Tonette Walker, the wife of former Wisconsin governor Scott Walker, led a rigorous and extensive trauma-informed care initiative that involved a cross-sector of state agencies, including not so obvious ones like Workforce Development and the Wisconsin Economic Development Corporation. Among other things the Wisconsin Trauma Project has provided training for caregivers in trauma-informed parenting.

Last year, working closely with Rep. Mike Gallagher (R-Wisconsin), Walker helped encourage passage of House Resolution 443. The bipartisan measure, which received very little media attention, recognized “the importance, effectiveness, and need for trauma-informed care among existing programs and agencies at the federal level; and encourages the use and practice of trauma-informed care within the federal government, its agencies and the United States Congress.”

By contrast, in DC “a cross-sector trauma-informed coalition has not been achieved despite efforts in 2015-2016 to launch Trauma-Free DC,” according to ACE’s Connection, a nonprofit group focused on helping communities recognize the impact of trauma and develop policies and programs to address the problem.

Next Steps
“The [DC] government has taken several miniscule steps,” acknowledged Davon Harris, a senior at Richard Wright Public Charter School for Journalism and Media Arts, who started a campaign for more public-school therapists. “There is no time to waste,” added Harris.

As an example of steps already taken, Harris and others point to a cornucopia of DC laws focused on children and youth: the School Safety Act, the Fair Access to Schools Act, the Youth Suicide Act and the Neighborhood Engagement Achieves Results (NEAR) Act. All of these address trauma’s consequences. None root out its causes. Many have been poorly implemented, lacked citywide coordination or have been insufficiently funded.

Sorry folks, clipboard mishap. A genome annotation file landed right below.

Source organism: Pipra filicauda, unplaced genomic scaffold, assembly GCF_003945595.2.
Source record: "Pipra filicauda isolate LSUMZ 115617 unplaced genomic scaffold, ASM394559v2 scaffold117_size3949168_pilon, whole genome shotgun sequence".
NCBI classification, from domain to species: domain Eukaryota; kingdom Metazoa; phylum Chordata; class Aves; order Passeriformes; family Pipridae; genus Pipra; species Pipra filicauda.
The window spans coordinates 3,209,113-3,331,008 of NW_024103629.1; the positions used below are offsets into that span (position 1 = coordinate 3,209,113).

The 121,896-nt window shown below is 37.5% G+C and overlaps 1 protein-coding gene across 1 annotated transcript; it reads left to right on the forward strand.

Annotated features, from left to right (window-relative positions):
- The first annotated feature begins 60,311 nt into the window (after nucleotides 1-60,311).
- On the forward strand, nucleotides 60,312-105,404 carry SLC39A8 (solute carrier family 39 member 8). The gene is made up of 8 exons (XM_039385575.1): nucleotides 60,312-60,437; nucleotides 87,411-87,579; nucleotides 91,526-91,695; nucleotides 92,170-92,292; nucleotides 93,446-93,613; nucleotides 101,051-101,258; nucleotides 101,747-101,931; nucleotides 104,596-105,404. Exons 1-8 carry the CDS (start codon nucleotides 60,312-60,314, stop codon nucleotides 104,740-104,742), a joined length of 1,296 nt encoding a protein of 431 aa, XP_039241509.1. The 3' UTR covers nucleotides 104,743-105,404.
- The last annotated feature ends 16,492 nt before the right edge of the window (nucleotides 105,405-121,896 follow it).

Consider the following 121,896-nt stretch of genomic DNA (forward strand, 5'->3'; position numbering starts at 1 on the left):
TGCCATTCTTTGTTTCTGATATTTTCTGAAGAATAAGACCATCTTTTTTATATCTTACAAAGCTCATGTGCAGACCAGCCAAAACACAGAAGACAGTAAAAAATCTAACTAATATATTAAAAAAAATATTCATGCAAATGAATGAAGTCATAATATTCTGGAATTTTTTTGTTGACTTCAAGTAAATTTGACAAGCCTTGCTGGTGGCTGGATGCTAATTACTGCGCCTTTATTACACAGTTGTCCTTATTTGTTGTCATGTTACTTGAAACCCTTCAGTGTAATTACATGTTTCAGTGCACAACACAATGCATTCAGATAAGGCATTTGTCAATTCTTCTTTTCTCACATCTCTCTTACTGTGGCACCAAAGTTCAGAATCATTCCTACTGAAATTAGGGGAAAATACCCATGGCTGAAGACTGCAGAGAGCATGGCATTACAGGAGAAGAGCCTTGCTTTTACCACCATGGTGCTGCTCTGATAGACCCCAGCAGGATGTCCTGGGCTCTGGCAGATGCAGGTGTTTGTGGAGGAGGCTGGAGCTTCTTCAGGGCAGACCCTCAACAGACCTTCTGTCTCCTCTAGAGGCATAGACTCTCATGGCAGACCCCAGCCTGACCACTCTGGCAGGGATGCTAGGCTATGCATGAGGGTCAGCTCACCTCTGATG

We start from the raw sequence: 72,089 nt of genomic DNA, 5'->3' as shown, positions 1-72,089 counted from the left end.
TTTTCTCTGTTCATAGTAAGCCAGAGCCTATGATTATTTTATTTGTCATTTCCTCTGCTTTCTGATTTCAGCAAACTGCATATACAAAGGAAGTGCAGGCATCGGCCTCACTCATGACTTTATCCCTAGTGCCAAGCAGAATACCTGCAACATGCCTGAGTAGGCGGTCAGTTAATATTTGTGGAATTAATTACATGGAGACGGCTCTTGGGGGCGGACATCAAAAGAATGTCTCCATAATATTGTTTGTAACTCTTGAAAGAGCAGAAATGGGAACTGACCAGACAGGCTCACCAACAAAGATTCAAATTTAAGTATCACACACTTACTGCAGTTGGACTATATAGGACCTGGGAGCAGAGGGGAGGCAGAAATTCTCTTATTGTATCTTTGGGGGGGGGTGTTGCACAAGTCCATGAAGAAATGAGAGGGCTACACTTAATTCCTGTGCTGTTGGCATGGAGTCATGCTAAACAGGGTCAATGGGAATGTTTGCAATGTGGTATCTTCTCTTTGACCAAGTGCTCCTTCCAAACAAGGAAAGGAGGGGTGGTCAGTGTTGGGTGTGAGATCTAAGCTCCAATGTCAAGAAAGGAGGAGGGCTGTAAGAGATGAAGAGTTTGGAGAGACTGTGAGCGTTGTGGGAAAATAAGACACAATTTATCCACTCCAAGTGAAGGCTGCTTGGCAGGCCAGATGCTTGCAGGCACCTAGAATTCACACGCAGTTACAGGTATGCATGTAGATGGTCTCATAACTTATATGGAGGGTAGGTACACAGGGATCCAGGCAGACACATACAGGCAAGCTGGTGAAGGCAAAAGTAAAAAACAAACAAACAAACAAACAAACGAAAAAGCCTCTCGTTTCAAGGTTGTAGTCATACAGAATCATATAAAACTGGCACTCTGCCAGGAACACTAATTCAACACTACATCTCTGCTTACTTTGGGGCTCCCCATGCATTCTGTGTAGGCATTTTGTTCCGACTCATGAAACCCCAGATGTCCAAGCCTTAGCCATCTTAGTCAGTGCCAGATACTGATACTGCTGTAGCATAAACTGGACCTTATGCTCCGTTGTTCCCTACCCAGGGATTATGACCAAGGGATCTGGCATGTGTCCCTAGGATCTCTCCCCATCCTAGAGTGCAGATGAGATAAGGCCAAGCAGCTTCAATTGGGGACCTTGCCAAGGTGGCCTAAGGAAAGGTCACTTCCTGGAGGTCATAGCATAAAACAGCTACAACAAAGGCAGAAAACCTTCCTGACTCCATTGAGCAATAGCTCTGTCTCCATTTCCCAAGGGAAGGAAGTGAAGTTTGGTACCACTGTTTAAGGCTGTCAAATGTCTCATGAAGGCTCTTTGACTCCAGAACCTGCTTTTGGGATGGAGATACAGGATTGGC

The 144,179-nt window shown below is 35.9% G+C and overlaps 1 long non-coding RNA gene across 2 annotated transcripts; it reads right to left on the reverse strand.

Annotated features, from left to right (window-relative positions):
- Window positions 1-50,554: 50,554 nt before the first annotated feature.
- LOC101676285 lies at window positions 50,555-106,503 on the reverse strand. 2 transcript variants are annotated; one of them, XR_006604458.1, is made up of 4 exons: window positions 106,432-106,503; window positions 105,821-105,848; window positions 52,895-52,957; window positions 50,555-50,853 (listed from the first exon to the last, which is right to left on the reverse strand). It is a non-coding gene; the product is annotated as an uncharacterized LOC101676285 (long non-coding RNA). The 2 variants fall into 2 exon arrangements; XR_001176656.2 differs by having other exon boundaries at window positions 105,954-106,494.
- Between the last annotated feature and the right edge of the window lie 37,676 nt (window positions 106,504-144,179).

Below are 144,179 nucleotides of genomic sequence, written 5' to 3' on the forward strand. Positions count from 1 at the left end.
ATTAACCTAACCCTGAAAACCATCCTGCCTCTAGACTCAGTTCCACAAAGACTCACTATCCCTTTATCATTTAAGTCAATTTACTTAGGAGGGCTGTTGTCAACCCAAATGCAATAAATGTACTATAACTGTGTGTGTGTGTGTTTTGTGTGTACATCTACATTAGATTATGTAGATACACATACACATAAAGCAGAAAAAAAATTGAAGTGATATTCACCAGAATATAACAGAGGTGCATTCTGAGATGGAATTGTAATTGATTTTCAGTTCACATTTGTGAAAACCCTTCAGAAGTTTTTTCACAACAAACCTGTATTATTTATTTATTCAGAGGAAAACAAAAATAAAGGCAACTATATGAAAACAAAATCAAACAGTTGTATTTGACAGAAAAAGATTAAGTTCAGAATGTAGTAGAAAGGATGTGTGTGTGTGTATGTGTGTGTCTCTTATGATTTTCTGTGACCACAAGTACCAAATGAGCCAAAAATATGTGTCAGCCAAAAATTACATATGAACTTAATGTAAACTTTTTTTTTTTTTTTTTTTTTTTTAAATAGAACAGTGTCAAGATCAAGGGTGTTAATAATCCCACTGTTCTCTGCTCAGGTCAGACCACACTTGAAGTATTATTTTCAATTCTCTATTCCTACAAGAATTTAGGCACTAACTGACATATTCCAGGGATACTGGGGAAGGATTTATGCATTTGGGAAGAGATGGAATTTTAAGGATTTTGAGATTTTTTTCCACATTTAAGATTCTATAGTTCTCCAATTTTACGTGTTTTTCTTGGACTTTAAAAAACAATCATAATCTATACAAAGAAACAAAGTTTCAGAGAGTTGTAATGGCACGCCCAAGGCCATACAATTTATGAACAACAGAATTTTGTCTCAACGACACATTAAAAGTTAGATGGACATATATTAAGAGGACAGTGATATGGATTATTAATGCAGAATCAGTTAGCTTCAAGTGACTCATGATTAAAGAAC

A broader solution, according to CLC’s Sandalow, is the immediate installation of a trauma-informed operational and teaching model for all public schools. Such institutions focus on what happened to a child, rather than what is wrong, she explained. Researchers have said that by bolstering children in four prime areas – “relationships with teachers and peers; their ability to self-regulate behaviors, emotions, and attention; their success in academic and non-academic areas; and their physical and emotional health and well-being” – the chances for overcoming trauma and adverse experiences are greatly improved.

Equally important, every state that saw a reduction in trauma among children had implemented a cross-sector, multi-level community engagement campaign that included small meetings, conferences and broadcast public service announcements. “We have made it our mission to do a lot in the community in terms of psycho-education,” explained Satira Streeter, clinical psychologist, founder and executive director of Ward 8’s Ascensions Psychological and Community Services Inc.

Streeter also said media campaigns like the “no spanking” one she ran two years ago are important for helping parents and community leaders understand how their behaviors can either trigger old traumas or create new ones. “Using an empowerment lens, we can say, yes, you’ve been traumatized. How do you not traumatize the children in your life by spanking them, by cursing them out, by hitting them upside the head? How do you not traumatize the woman in your life by hitting her, by talking bad to her? How do you not emasculate the man in your life?” she asked.

Residents “can’t just wait on the government,” she continued. If the government officials will not implement a Marshall Plan for eliminating trauma, as Racine suggested, advocates and civic leaders may have to step into the gap.

“We have to be sure our children come out of this whole childhood thing as unharmed as possible,” added Streeter.

Jonetta Rose Barras is a DC-based freelance journalist. This series was produced with a fellowship from the Fund for Journalism on Child Well-Being, a program of the University of Southern California Annenberg Center for Health Journalism.